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El Nino Could Be The Most Powerful On Record, Scientists Say

By Rong-Gong Lin II and Rosanna Xia, Los Angeles Times (TNS)

LOS ANGELES — A key location of the Pacific Ocean is now hotter than recorded in at least 25 years, surpassing the temperatures during the record 1997 El Nino.

Some scientists say the readings show that this year’s El Nino could be among the most powerful on record — and even topple the 1997 El Nino from its pedestal.

“This thing is still growing and it’s definitely warmer than it was in 1997,” said Bill Patzert, climatologist with NASA’s Jet Propulsion Laboratory in La Canada Flintridge. As far as the temperature readings go, “it’s now bypassed the previous champ of the modern satellite era — the 1997 El Nino has just been toppled by 2015.”

Daniel Swain, a climate scientist at Stanford University, called the temperature reading significant. It is the highest such weekly temperature above the average in 25 years of modern record keeping in this key region of the Pacific Ocean west of Peru.

“This is a very impressive number,” Swain said, adding that data suggest that this El Nino is still warming up. “It does look like it’s possible that there’s still additional warming” to come.

“We’re definitely in the top tier of El Nino events,” Swain said.

Temperatures in this key area of the Pacific Ocean rose to 5.4 degrees Fahrenheit above average for the week of Nov. 11. That exceeds the highest comparable reading for the most powerful El Nino on record, when temperatures rose 5 degrees Fahrenheit above the average the week of Thanksgiving in 1997.

The 5.4 degree Fahrenheit recording above the average temperature is the highest such number since 1990 in this area of the Pacific Ocean, according to the National Weather Service.

El Nino is a weather phenomenon involving a section of the Pacific Ocean west of Peru that warms up, causing alterations in the atmosphere that can cause dramatic changes in weather patterns globally.

For the United States, El Nino can shift the winter track of storms that normally keeps the jungles of southern Mexico and Central America wet and moves them over California and the southern United States. The northern United States, like the Midwest and Northeast, typically see milder winters during El Nino.

Chart showing El Nino rainfall in Los Angeles Times. Contributed by the Los Angeles times

Chart showing El Nino rainfall in Los Angeles Times. Contributed by the Los Angeles times

The National Weather Service’s Climate Prediction Center has already forecast a higher chance of a wet winter for almost all of California and the southern United States.

But the center’s deputy director, Mike Halpert, cautioned against reading too much into the record-breaking weekly temperature data.

El Nino has so far been underperforming in other respects involving changes in the atmosphere important to the winter climate forecast for California, he said.

One example: tropical rainfall has not extended from the International Date Line and eastward, approaching South America, as it did by this time in 1997.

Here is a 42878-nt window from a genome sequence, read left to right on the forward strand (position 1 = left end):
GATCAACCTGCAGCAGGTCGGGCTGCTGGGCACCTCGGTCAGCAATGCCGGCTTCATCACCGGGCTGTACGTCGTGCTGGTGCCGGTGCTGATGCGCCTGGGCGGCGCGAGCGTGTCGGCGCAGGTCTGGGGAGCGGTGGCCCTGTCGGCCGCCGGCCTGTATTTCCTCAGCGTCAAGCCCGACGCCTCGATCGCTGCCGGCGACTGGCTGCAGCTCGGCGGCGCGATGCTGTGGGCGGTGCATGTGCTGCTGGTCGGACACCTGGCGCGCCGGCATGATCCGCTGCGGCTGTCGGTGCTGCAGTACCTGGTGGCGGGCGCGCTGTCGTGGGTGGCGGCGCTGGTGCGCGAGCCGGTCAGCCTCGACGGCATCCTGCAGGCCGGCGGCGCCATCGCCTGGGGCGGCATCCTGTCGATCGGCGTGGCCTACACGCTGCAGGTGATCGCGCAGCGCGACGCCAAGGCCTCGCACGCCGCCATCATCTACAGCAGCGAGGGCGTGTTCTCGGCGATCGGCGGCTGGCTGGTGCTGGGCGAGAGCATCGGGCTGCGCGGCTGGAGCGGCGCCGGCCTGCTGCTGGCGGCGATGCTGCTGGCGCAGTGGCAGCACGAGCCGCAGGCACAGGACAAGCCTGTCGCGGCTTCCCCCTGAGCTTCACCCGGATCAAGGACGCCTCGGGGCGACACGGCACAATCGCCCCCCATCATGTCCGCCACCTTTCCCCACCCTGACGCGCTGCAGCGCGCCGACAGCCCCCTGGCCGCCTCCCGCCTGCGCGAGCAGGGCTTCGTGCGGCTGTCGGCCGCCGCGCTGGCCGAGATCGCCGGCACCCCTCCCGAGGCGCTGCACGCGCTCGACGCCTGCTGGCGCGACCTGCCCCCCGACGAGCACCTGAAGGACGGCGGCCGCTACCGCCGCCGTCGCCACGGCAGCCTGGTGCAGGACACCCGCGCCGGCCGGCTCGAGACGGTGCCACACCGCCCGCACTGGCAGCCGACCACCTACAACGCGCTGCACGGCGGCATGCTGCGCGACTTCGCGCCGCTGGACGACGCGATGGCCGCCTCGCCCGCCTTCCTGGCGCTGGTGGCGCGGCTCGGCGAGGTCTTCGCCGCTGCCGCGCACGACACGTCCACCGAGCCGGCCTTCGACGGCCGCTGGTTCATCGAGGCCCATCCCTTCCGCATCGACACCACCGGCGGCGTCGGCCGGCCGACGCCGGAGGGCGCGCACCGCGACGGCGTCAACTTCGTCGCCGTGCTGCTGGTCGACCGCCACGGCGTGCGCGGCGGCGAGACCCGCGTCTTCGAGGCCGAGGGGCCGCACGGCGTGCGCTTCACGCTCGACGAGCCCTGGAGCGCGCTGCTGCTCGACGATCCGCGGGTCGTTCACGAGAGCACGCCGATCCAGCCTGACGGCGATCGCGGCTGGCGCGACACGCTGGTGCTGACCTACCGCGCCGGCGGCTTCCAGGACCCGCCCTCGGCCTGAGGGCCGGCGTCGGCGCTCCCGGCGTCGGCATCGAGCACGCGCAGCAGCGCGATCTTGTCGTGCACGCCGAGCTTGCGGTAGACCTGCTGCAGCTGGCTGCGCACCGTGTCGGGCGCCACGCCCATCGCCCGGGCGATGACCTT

“In 1997, that pattern has largely established itself,” Halpert said, but that pattern so far is “significantly weaker” than it was back then.

Still, Halpert said, “it’s not too late for things to develop.”

Patzert, the NASA Jet Propulsion Laboratory climatologist, said the increase in ocean temperatures west of Peru was a result of a dramatic weakening of the normal east-to-west trade winds in the Pacific Ocean that were observed in October around the International Date Line.

That allowed the warm, tropical ocean waters in the western Pacific Ocean to surge to the Americas, leading to this increase in ocean temperatures observed last week.

The 1997 El Nino has been considered the strongest such event since the 1950s. The modern era of El Nino tracking came after the 1982-83 event, which came as a surprise and is considered the second strongest on record.

The 1997 El Nino was considered so strong and that scientists have been impressed that this El Nino could top that event.

Patzert likened it to the shocking defeat of the previously unbeaten Ultimate Fighting Championship champion Ronda Rousey last weekend by Holly Holm. Or, he added, like the dethroning of a grand champion in sumo wrestling.

This El Nino “just flipped the 1997-98 El Nino out of the ring,” Patzert said.

El Nino is already being blamed for drought and wildfires in Indonesia, and the United Nations is warning about millions at risk from hunger in eastern and southern Africa and Central America from drought.

El Nino is believed to have played a role in the storms this spring that caused floods and ended droughts in Colorado, Texas and Oklahoma. It’s also a factor in the fewer number of hurricanes in the Atlantic Ocean while there has been more of them in the eastern Pacific.

graphic of potential rain for el nino

Weather forecast for El Nino rainfall on the West Coast. Contributed by the Los Angeles Times